The History of Cannabis Sativa
We haven't always just been able to sign up at GreenRush and get cannabis delivered to our door. Generations of cannabis users have refined the art of cultivation and defined the plant’s history – a rich history stretching back thousands of years. Seriously, that OG Kush in your grinder is a product of one hell of a history – with cannabis cultivation going back as far as agriculture itself. With that said, let’s pay the plant the respect it deserves and find out where it all comes from. Here is the History of Cannabis.
A Brief History of Cannabis
Cannabis cultivation is old. Really old. In fact, historical relics containing remnants of either cannabis itself or signs of its use have been found dating as far back as 6,000 years. Therefore, the historical community places cannabis cultivation as old as cultivation itself, meaning people started growing weed as soon as they learned how to grow.
Hailing from the steppes of central Asia, somewhere in modern day Mongolia, weed was initially used as a spiritual and ceremonial aide. Throughout central Asia and even into China and Siberia, archaeologists have unearthed burial sites and tombs of noblemen that were laid to rest with mountains of marijuana. Earlier this year, in fact, archaeologists in China uncovered a burial site that’s thought to be the oldest example of a cannabis-laden resting place. The 13 large plants ‘were arranged diagonally like a shroud over the body of a dead man’, according to NPR, which is testament to the cultural importance cannabis held already 3,000 years ago.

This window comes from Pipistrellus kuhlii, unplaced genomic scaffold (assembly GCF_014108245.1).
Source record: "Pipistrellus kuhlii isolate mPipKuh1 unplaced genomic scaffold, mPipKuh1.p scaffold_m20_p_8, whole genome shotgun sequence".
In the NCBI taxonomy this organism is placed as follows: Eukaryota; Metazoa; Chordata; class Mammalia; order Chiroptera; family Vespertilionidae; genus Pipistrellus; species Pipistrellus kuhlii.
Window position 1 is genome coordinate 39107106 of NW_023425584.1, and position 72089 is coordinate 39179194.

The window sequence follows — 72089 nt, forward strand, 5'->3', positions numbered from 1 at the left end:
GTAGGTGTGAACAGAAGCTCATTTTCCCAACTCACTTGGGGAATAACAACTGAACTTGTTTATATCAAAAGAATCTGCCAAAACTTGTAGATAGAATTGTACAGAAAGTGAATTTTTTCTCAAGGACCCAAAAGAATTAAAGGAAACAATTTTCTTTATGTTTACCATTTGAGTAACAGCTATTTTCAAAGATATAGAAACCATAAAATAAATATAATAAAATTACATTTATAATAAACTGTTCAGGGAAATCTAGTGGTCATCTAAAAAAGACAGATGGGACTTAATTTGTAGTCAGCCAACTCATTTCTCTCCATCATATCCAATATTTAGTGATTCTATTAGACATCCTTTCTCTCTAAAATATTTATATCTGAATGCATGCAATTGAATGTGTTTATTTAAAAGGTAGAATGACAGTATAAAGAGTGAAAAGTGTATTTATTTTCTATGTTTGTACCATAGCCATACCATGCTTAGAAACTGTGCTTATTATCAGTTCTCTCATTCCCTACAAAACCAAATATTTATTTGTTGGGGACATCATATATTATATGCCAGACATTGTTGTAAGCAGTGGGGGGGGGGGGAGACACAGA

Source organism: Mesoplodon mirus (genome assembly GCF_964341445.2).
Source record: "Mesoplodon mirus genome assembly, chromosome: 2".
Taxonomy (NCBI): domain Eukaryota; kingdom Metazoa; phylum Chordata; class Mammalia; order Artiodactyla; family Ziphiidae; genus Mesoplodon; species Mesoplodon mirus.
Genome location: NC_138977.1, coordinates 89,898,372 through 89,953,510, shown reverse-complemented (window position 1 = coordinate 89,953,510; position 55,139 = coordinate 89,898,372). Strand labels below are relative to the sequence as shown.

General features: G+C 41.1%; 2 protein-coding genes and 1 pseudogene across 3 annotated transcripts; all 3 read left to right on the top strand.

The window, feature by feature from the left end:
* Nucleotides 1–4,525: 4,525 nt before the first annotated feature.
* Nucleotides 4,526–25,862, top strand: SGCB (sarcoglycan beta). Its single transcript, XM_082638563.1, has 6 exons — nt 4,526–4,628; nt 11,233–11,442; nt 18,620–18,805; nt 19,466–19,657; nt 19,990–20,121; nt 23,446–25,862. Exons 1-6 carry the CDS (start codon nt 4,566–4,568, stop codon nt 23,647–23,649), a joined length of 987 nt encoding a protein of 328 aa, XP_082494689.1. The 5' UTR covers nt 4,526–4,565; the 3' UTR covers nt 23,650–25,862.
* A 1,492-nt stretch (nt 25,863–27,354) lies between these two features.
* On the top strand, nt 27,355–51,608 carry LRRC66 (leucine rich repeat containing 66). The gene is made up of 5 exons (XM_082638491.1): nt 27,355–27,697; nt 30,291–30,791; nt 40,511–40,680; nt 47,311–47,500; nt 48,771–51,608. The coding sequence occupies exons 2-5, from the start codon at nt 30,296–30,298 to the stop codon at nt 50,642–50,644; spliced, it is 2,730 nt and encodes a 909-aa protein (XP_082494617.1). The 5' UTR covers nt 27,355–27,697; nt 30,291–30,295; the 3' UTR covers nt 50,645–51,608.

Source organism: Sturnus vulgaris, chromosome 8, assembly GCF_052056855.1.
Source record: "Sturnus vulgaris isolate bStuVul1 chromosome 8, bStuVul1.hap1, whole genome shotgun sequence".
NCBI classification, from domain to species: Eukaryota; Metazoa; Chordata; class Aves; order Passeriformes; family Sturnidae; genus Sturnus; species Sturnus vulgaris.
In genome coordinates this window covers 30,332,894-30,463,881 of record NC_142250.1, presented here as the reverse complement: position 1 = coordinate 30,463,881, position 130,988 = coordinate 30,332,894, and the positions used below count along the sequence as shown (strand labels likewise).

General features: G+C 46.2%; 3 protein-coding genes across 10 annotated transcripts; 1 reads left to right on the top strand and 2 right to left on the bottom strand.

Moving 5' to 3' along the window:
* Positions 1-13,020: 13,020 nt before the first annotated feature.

Cannabis Goes Global
In the centuries that followed, cannabis would circumnavigate the world. Though the exact routes are unclear, farmers and traders would push the plant’s seeds further east, arriving in Korea and Japan around 2,000 B.C.E. In Japan, for instance, hemp would become one of the nation’s most important fibers, being used in early forms of paper, clothing, basic fishing lines and traditional geta (wooden sandals). And though the question of whether cannabis was smoked in Japan is still a bit of a historical hot-potato, the fact remains that the plant was elevated to national-institution style status, being featured on noble crests, and being planted in the gardens of temples to stave off evil spirits. Which makes the fact that Japan has some of the strictest anti-cannabis laws in the world even more absurd.
Further tribal movement and the growth of trade would gradually move the plant all through Asia and into Europe, reaching the shores of Britain somewhere between 500 C.E and 1,200 C.E. It has been postulated that it was a group of Iranian Eurasian nomads, the Scythians, who were the first to bring cannabis to the European continent.
Throughout this time, cannabis use remained primarily spiritual. Its utility did expand into pain treatment, however, with evidence of the plant’s application during childbirth and surgery being found in China and across the South Asian subcontinent. There has also been evidence of its use in Ancient Egypt, having been used to treat cataracts and sore eyes. With literature dating back to around 2,000 B.C., cannabis pollen has also been found in almost all royal mummy tombs throughout Egypt, cementing the fact that cannabis use is not a modern phenomenon. Punishing its use is.
Cannabis in the New World